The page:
My Say: South Australian Dog and Cat Reforms

It’s been brewing for a while. In January 2013 that I urged readers to make a submission to the Select Committee. They were looking for suggestions to ‘improve animal welfare’ and ‘reduce euthanasia in shelters’. It was July 2013 that they ignored all evidence-based suggestions and instead went with simply replicating faulty legislation as seen in other states.

Then it all went quiet, and I was optimistic that the whole stupidity had disappeared.

But in September last year, there were indications that legislation was in the works. A few news articles that gave glimpses of a story.

And then… 

Last month, April 2015, we were given another opportunity to respond. This time, the legislation is written down, and they’re wanting feedback on the actual words. It’s great that they’re inviting feed back, but some of the choices are a bit concerning.

Each area will have its own blog post, but this blog post serves as a summary of the major points.

Submissions can be made through the Your Say website through the section on South Australia’s Dog and Cat Reforms.

There are two proposed areas for change:

Further, there is a Citzens’ Jury on mandatory desexing.

 

A new Breeder Code of Practice (COP)

While this could’ve been disastrous, the COP proposed here is milder than that in other states (like Victoria). So breeders can take a much needed breath – at least for now.

The ‘good thing’ about this COP is that it does not discriminate on breeders based on arbitrary measures. It simply requires that anyone who breeds dogs or cats ‘for sale’ is required to register as a breeder. However, this is a little bit muddy. Do I have to register as a breeder if I sell a litter? If I have a litter that is born? If I have a bitch in whelp? When I attempt a mating? When I own an entire animal? This area is unclear.

Myrtle and Clover both lactated and mothered Myrtle's litter of puppies.

Myrtle and Clover both lactated and mothered Myrtle’s litter of puppies.

The main issues are:

    • A lot of the standards and guidelines are incredibly burdensome for a small hobby breeder. This includes excessive record keeping.
    • The code practically prohibits the use of crates by breeders. Crates have many purposes. The way the COP is written, crates are smaller than the minimal size area that dogs can be kept in.
    • The COP requires animals to be isolated from each other, in situations that are excessive. For example, a bitch cannot raise a litter with another bitch (i.e. co-parent), as they must be isolated from other animals when with pups. Also, bitches who are in season must be separated from other animals – which is a 3 week period where a social animal is required to be by themselves.
    • Standards sometimes do not apply for people with droving or stock-working dogs. If these standards are necessary for best practice, then they must be true for all dogs. Suggesting that the physical and psychological needs of working dogs varies weakens this legislation.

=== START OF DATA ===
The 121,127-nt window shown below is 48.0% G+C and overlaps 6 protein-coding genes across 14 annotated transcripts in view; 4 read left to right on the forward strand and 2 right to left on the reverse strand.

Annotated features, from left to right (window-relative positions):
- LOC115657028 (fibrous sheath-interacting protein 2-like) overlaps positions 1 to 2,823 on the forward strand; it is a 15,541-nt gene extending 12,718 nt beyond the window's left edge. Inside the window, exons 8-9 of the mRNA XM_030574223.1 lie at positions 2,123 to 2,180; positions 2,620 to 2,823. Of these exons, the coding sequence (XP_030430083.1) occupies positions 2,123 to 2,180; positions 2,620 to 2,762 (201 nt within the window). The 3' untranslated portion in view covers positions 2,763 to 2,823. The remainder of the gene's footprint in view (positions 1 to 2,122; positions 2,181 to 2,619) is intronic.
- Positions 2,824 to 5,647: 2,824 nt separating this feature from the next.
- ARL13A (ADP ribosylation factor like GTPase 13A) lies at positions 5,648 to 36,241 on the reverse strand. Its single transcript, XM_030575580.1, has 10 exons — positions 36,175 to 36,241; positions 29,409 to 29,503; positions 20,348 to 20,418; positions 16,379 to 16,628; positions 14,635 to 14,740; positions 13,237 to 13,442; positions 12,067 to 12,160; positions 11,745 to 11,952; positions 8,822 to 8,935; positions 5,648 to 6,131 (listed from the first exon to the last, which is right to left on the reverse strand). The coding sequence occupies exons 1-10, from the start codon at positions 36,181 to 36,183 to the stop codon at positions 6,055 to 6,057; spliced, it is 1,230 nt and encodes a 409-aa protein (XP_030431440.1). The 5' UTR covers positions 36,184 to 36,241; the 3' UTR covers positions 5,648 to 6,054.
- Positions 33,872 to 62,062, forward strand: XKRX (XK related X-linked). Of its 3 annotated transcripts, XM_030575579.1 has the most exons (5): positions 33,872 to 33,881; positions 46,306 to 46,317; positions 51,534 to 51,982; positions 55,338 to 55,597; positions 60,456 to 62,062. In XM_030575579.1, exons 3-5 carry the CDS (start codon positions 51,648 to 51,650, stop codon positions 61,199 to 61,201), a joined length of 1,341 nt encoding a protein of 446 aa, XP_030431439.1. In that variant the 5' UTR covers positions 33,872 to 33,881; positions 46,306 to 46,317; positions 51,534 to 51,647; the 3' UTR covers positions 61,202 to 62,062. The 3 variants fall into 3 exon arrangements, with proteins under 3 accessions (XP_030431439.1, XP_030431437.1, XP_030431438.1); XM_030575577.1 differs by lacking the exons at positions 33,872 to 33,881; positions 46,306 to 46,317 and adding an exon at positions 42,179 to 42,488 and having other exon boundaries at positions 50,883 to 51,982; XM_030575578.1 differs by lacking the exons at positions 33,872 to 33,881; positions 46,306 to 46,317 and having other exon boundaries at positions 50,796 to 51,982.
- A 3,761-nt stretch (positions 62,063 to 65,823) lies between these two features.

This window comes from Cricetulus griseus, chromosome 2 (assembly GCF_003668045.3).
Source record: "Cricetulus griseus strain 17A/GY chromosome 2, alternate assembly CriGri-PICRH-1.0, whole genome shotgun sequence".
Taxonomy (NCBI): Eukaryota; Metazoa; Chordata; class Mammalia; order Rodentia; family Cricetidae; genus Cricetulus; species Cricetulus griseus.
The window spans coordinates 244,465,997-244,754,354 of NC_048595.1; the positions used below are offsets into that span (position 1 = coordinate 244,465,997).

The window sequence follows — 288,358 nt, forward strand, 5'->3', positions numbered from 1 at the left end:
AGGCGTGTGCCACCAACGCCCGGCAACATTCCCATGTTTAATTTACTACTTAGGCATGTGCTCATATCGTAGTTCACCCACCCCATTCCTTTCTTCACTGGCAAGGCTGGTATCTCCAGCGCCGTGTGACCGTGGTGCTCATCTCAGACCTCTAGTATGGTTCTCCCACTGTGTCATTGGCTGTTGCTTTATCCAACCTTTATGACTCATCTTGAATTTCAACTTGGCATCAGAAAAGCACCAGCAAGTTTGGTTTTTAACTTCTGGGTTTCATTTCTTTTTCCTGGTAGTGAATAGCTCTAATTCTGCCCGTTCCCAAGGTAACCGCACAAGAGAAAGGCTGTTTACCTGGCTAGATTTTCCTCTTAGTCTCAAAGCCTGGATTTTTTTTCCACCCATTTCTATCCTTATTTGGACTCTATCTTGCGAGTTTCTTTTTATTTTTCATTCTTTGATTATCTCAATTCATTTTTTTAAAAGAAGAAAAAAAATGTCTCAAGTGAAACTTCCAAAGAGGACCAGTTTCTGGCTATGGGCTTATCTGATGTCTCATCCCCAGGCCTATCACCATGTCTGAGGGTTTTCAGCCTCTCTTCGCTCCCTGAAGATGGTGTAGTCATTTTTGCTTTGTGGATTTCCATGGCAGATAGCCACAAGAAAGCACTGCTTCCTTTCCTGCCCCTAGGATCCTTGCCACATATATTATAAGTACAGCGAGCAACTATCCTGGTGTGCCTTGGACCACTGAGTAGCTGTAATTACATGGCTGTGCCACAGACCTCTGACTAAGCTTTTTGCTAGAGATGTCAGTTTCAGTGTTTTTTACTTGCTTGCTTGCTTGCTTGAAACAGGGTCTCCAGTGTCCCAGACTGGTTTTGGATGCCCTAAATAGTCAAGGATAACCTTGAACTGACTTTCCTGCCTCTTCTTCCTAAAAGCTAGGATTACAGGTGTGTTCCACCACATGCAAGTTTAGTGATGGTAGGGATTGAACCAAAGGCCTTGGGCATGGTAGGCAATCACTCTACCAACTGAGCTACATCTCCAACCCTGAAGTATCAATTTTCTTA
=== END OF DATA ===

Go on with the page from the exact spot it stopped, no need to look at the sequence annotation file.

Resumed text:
• A standard specifies that animals “must” (quote!) be euthanised on the recommendation of a vet.

For more details, see the complete blog post.

 

Changes to the Dog and Cat Management Act (D&CMA)

I was surprised to find I had more objections with these changes than the breeder code! They are:

  • Facilities are not required to check for a microchip in lost animals! While I support the general idea that all animals should be microchipped, I am alarmed that the changes to the Act do not necessitate an authorised person and a facility to scan for a microchip on all animals impounded, and animals that are received deceased (e.g. road kill animals). This section urgently needs attention to ensure that facilities carefully check animals for microchip, seek this microchip number on available databases, and action the contact details linked on the database. This section of the Act urgently needs to be reviewed.
  • They can desex your lost pet! I am incredibly troubled by the proposed inclusion that allows a holding facility to desex and microchip an animal in their care. It is unclear why this section of the legislation has been included. It does not specify a time limit from seizure to surgery – hence, a person with a dog roaming at large for several hours could have their dog seized and desexed before being returned. This is a huge violation of the rights of the owner to keep their dog entire if they see fit. This section must be amended to at least specify that desexing can only occur 72 hours after impoundment.
  • Requiring all animals to be microchipped. If a pet owner has a pet that is not microchipped, they will have to have it microchipped. The cost of doing so could be prohibitive and people may be forced to choose to relinquish their pets or live as criminals under the D&CMA. A grace period of two years may help to alleviate this problem.
  • The requirement of breeders to be registered. I’ve always maintained that breeder registration will not achieve the welfare aims many activists believe. That is, breeder registration is bollocks.

More details on these changes in this blog post.

 

I hope this gives you a basis to begin your submission, and hope to provide you more specific inclusions for your submissions in the coming days.

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